1. How has social media changed our perception of who is a professional/expert in a given field? ex. photographer?
Someone with good social media can now be considered an expert. Here’s why: For someone to be an expert, we need proof. In the days before social media, we needed some kind of proof we could all understand, like a college degree, or experience with a company. Now, we have social media. People can show us the proof online, through pictures, tweets, FB posts, blog posts, etc… that they are experts at what they do. They may not be formally trained, but because of their social media, they don’t have to. They already prove to us that they are experts.
For instance, before, we used to want to have professional photographers. Now, just about anyone with a nice camera, who has nice pictures on their pinterest/FB page/blog/website is considered to be a photographer. We also have tons of photo-sharing platforms, like flickr, pentax, 500pix, etc… where people can rate pictures, give critiques, etc… Several of my brothers are into photography.
My brother Ryan likes 500pix:
Here’s one from my brother, Trevor, on the Pentax photo gallery (which is also genius social media for the Pentax business):
These are the same kinds of sites that professionals often post to. Because of social media, amateurs are in the same realm as professionals. The same goes for singer sensations on YouTube, and so forth.
2. How has social media changed business management?
It is crucial to business management to have good social media. Upcoming generations use social media to research a product. If they can’t find anything about you online, they’re liable to think you’re a shady company. You also need to have someone to maintain and curate the social media. That means you have to pay more people to do that, but the benefit will most likely outweigh the cost, as long as the social media marketing is done well.
3. What have we lost because of the freedom social media gives us?
Someone mentioned in one of their blog posts that people focus more on capturing a moment than taking time to enjoy the moment. I would have to agree with that. Sometimes it’s a little comical. I saw this on my FB feed the other day, and it made me crack up.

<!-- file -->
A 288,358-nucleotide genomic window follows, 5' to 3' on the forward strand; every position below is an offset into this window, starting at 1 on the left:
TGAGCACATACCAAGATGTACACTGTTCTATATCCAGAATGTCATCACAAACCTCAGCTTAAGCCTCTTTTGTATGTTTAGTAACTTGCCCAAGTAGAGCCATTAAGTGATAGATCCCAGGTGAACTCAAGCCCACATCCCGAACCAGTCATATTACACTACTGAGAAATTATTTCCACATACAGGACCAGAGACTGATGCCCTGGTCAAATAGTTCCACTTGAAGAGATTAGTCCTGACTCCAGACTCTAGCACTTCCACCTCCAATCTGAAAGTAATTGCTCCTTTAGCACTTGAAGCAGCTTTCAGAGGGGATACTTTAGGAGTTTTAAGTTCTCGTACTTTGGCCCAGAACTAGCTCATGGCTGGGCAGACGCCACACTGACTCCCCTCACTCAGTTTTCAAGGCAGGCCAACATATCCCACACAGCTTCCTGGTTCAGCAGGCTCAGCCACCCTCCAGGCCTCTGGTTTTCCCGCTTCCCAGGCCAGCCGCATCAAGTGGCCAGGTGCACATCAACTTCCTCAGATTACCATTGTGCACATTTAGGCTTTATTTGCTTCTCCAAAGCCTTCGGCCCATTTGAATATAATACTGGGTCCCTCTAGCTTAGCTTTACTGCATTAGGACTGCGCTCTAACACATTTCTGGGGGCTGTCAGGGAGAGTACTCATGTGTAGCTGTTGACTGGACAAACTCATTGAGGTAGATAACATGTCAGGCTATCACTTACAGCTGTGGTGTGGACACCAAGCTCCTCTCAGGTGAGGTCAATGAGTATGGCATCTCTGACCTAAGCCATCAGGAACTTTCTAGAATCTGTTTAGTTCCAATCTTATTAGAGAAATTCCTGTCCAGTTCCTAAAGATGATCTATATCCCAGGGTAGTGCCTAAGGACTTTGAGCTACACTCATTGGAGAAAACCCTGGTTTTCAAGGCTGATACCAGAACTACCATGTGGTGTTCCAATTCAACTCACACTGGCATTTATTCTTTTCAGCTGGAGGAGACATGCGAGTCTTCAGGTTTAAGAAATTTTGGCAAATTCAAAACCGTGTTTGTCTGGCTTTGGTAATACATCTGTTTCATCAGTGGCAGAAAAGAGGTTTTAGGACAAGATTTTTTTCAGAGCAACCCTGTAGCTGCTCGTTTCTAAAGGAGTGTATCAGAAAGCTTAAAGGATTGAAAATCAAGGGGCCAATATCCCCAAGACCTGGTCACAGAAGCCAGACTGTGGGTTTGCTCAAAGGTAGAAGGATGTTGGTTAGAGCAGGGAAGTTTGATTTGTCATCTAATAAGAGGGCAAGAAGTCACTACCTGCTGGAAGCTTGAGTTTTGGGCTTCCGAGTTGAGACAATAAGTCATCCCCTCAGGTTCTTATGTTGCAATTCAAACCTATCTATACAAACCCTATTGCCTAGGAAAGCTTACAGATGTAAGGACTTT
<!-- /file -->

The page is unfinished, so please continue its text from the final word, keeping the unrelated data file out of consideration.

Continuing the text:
This is totally today’s generation. However, I contend that even though it’s easy to get caught up in capturing the moment, often the capturing part is the memory that is so fun. For example, these girls will probably look back on this picture and laugh when they remember their day of sight-seeing together.
4. What is your birthday?
It’s a holiday. One of my friends likes to call it an appreciation day for the person who was born.
It’s also a day when you feel really special because your friends tell you Happy Birthday on Facebook, and you get a lot of notifications.
5. Because users can post instantaneously, how has this affected the quality of the content?
Hahaha, TYPOS! But here’s someone who the problem of typos to their benefit:
JCP is so smart. They didn’t spend any money on Superbowl ads, but they got a lot of attention with their typos on their Superbowl tweets. Prior to the game, they tweeted about their Olympics GO USA mittens shown below. Then during the game, they had several typos, and blamed it on the mittens.
(Mittens available here: http://www.jcpenney.com/dotcom/go-usa-mittens/prod.jump?ppId=pp5003600298&cm_re=S2-_-PP-_-MITTENS).
Several people got in on the dialogue. The US Olympics commented. Several individual people commented. JCP followed up positively, too (see the tweets from Dale Glenn and JCP below). Nokia tried to throw in a little plug for the Nokia Lumia
Before the “Tweeting with Mittens” hashtag, someone conjectured that JCP’s representative was drunk, so Kia Motors got in on the action and asked JCP if they needed a designated driver.
The Olympics team also made a video about other things that are hard to to do with mittens (http://www.teamusa.org/Road-to-Sochi-2014/Features/2013/November/19/Video-Olympic-And-Paralympic-Athletes-Test-Go-USA-Fan-Mittens). JCP showed some goodwill towards Snickers and Doritos, and tweeted a picture of eating those items with the mittens.
GMA got in on the action and tweeted a pic of tweeting with mittens as well. JCP reinfored their interaction by retweeting GMA’s tweets.
JCP was genius. They utilized a simple flaw in social media to create a trending campaign that not only took the Superbowl by a storm, but swept over into the Olympics as well. It’s so smart. We need to do cool stuff like that with our Social Media clients.